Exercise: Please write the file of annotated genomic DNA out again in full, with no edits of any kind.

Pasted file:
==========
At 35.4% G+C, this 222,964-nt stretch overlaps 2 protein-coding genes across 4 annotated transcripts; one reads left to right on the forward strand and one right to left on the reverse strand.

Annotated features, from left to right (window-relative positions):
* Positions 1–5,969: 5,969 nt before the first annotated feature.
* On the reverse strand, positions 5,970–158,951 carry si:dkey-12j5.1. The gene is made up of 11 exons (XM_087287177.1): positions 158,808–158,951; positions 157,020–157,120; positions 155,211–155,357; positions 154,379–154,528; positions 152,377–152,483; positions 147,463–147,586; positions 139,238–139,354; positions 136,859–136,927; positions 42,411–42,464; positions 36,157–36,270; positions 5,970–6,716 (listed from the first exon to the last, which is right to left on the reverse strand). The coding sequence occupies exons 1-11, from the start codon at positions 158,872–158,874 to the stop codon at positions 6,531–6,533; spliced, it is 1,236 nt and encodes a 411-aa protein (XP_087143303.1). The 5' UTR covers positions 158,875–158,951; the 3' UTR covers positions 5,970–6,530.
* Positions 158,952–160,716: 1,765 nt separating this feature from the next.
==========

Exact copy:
At 35.4% G+C, this 222,964-nt stretch overlaps 2 protein-coding genes across 4 annotated transcripts; one reads left to right on the forward strand and one right to left on the reverse strand.

Annotated features, from left to right (window-relative positions):
* Positions 1–5,969: 5,969 nt before the first annotated feature.
* On the reverse strand, positions 5,970–158,951 carry si:dkey-12j5.1. The gene is made up of 11 exons (XM_087287177.1): positions 158,808–158,951; positions 157,020–157,120; positions 155,211–155,357; positions 154,379–154,528; positions 152,377–152,483; positions 147,463–147,586; positions 139,238–139,354; positions 136,859–136,927; positions 42,411–42,464; positions 36,157–36,270; positions 5,970–6,716 (listed from the first exon to the last, which is right to left on the reverse strand). The coding sequence occupies exons 1-11, from the start codon at positions 158,872–158,874 to the stop codon at positions 6,531–6,533; spliced, it is 1,236 nt and encodes a 411-aa protein (XP_087143303.1). The 5' UTR covers positions 158,875–158,951; the 3' UTR covers positions 5,970–6,530.
* Positions 158,952–160,716: 1,765 nt separating this feature from the next.